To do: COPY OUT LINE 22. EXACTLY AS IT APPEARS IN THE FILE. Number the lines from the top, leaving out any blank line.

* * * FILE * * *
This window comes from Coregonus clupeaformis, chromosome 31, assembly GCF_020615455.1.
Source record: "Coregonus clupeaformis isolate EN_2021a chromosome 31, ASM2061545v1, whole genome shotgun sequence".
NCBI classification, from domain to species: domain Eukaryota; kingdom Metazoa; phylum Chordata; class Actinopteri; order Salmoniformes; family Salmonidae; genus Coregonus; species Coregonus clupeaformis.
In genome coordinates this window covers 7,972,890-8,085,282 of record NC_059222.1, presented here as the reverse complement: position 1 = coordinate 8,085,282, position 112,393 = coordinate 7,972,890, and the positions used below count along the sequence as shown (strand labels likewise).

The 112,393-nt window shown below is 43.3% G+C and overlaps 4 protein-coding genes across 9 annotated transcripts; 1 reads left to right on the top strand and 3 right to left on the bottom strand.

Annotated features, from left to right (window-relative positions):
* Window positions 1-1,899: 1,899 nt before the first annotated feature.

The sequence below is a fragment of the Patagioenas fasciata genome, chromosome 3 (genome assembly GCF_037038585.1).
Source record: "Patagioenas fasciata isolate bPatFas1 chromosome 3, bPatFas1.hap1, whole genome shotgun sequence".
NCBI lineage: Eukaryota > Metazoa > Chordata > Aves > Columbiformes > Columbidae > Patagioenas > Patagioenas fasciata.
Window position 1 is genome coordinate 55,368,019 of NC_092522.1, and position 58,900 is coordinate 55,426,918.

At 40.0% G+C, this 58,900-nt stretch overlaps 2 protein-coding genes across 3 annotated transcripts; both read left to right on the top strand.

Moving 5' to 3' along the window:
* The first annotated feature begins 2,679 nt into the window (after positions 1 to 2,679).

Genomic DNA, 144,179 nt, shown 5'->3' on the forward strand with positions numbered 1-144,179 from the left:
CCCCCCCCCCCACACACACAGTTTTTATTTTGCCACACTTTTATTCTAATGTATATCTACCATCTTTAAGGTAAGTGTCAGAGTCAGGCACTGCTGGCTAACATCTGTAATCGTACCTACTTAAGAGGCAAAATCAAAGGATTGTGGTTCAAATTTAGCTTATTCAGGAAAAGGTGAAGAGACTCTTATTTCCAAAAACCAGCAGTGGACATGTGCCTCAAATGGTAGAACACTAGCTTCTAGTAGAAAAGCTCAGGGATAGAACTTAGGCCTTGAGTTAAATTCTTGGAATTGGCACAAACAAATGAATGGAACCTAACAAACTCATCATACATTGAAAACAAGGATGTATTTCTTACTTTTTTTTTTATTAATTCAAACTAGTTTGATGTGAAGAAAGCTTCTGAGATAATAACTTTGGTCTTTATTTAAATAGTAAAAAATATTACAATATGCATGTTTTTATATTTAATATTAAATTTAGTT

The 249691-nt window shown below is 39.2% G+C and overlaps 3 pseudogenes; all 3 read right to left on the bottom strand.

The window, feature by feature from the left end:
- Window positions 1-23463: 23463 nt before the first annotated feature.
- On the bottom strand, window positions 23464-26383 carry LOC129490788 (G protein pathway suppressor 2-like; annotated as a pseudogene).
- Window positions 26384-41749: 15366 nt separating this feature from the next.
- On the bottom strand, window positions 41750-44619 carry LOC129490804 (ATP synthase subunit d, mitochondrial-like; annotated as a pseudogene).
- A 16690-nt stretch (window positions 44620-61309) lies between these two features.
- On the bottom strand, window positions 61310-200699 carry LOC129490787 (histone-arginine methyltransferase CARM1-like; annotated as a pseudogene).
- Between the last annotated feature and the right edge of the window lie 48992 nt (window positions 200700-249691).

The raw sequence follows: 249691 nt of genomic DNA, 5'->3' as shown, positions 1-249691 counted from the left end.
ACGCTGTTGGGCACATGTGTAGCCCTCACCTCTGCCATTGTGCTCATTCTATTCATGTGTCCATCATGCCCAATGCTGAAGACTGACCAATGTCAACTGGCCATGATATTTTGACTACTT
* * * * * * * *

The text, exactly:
- On the bottom strand, window positions 41750-44619 carry LOC129490804 (ATP synthase subunit d, mitochondrial-like; annotated as a pseudogene).